The latest State of the World’s Fathers report found a shift in attitudes. In 15 countries, between 70% and 90% of men agreed with the statement, “I feel as responsible for care work as my partner.”
Dad jokes can help make you a better parent. But that’s only one reason why dad jokes work.
The Catholic Church considers St. Joseph a role model of fatherhood and faith. In many countries, Father’s Day is celebrated on his feast day.
Being a parent can be tricky, and many turn to parenting guides for help in figuring out what to do. Two human development scholars have tips for picking a book that will be useful for you.
Most research on the impact of unplanned pregnancies focuses on mothers. So we turned to Reddit to find out what dads really thought.
A contrast to the bumbling and immature fathers commonly found on sitcoms, Bob Saget’s character on ‘Full House’ reflected a shift in expectations of fatherhood that began in the late 1970s.
College students with children have slightly higher GPAs but often take a longer time to graduate and are more likely to drop out of school.
Fathers whose own dads were highly nurturing tend to have healthier levels of competition and be more emotionally open.
If governments are looking for a post-pandemic “baby boom” to help populations grow, then they should increase the amount and duration of paid parental leave for both mums and partners.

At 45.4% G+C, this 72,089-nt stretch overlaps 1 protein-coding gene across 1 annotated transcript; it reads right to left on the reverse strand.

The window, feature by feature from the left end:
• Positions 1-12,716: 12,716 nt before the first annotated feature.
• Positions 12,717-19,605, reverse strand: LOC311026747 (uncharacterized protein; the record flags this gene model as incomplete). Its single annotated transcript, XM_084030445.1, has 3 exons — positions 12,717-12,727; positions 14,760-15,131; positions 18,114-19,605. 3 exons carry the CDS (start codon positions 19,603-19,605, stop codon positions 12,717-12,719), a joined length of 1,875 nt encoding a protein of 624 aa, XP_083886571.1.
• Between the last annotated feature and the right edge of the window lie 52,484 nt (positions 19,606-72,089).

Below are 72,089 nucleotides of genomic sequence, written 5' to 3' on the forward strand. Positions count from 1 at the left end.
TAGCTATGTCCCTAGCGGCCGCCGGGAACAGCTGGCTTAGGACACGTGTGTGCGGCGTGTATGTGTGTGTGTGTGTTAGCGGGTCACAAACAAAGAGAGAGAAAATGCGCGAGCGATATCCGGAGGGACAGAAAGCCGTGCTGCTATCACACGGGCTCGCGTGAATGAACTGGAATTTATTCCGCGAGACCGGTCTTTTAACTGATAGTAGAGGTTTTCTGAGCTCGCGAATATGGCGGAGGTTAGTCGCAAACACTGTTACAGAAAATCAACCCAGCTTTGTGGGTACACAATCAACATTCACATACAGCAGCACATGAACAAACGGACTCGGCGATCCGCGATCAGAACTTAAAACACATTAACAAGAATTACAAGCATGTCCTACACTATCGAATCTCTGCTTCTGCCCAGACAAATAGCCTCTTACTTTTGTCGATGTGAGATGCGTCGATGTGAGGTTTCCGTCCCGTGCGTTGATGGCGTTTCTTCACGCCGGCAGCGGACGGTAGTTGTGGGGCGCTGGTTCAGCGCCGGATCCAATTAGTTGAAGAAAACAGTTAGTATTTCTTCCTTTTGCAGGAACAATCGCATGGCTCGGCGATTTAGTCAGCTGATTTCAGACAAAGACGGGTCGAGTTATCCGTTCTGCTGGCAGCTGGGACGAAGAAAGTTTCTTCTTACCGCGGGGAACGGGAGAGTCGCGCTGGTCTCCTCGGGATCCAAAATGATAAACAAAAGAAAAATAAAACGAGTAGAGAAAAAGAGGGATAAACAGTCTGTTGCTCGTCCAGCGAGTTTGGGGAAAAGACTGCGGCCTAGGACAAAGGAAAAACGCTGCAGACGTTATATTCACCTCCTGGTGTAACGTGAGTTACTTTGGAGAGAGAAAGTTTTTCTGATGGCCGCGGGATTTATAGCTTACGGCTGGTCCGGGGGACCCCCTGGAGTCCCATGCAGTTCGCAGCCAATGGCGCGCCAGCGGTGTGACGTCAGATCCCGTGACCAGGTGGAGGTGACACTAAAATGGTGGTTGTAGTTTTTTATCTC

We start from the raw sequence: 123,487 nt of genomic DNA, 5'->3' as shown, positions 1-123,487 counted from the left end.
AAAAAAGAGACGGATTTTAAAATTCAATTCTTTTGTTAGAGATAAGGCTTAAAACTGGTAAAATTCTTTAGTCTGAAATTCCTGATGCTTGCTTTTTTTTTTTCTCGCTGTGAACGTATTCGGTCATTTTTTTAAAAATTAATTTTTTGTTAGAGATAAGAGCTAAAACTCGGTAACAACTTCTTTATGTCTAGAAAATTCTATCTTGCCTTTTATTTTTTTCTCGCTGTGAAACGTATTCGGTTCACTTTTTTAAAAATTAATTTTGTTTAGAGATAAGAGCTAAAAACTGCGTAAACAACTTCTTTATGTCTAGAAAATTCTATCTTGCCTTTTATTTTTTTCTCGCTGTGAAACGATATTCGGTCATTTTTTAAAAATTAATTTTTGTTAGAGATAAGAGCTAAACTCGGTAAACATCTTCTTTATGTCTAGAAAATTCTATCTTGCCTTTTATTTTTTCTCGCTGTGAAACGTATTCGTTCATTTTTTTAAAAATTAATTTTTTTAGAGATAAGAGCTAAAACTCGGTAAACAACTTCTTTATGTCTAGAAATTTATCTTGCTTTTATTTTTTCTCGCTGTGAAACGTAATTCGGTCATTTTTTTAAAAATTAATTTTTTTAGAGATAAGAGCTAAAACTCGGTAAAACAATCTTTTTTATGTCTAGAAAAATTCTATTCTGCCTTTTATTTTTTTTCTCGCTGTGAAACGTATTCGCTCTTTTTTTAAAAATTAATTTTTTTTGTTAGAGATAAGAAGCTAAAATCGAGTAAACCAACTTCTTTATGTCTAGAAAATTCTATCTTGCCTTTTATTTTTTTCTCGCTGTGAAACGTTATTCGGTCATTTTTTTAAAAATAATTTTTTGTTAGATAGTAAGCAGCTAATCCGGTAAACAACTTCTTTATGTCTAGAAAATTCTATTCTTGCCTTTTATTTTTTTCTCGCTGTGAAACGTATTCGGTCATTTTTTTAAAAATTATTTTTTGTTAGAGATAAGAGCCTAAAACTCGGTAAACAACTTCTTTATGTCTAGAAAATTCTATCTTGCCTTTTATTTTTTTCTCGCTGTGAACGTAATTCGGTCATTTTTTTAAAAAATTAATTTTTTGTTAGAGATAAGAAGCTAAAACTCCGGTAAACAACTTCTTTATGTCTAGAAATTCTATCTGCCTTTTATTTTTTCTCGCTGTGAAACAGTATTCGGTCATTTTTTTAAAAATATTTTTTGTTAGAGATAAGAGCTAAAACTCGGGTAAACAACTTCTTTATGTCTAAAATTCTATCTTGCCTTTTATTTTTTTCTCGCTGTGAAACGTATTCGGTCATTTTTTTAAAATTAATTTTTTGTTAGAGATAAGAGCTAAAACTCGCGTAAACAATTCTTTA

Canadian fathers increased their share of work at home — in housework and in child care — in the early days of the pandemic as work and routines put pressures on the family.
While the man the world knows as ‘Papa’ balanced the demands of parenting with his work, his letters and fiction offer a window into the depth of his paternal feeling.
Dads are taking parenting much more seriously. But according to a study of sitcoms, the stereotype of the foolish father remains stubbornly in place.
One anthropologist found 1,072 similar words for ‘mom’ and ‘dad’ in the world’s languages. It turns out a mix of biology, culture and encouragement from parents explains this phenomenon.
When dads engage in active play with their kids they actually help them cope better with some of the challenges they’ll face in life. And no reason why mums can’t join in the fun as well.
Excluding high earning dads from paid parental leave is not the answer.